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The UAE No Fan of the Blackberry — or Intellectual Freedom

The link between political freedom and economic prosperity is by now well-established. It is no coincidence that capitalism and democracy developed at roughly the same time and in the same place — 18th-century Great Britain and to a lesser extent the 17th-century Netherlands. It is hard for a country to prosper if it has a political system intolerant of the kind of intellectual freedom needed to generate good ideas and to attract freethinkers.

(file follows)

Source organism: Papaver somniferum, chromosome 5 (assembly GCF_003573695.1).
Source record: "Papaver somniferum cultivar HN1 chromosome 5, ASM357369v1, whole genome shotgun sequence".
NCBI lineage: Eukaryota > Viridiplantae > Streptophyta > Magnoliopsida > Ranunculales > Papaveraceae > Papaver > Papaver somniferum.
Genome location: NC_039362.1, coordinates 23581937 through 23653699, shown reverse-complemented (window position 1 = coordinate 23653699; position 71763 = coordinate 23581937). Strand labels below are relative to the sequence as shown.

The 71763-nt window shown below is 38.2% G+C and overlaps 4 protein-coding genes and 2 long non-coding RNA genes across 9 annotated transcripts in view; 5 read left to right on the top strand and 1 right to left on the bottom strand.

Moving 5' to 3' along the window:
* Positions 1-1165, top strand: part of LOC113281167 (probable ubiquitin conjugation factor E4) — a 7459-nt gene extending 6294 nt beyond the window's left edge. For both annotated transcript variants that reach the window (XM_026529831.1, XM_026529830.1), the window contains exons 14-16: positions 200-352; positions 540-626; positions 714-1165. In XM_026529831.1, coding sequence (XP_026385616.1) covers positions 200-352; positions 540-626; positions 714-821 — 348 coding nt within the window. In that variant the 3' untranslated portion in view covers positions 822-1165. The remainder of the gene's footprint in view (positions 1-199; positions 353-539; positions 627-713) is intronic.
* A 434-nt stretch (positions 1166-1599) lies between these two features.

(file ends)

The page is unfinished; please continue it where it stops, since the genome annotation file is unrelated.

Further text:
That news doesn’t seem to have reached the United Arab Emirates, which has announced plans to ban Blackberry e-mails and text messages because the state-security services find them hard to monitor. Perhaps as a Crackberry addict. I’m biased, but I have to say that this is one of the dumber decisions that the UAE could make given that Dubai — its principal city — has built its wealth on its reputation for being freer and more business-friendly than the surrounding Arab states.

If this decision stands, Dubai’s long-term future, already endangered by reckless real-estate speculation, could be further put at risk.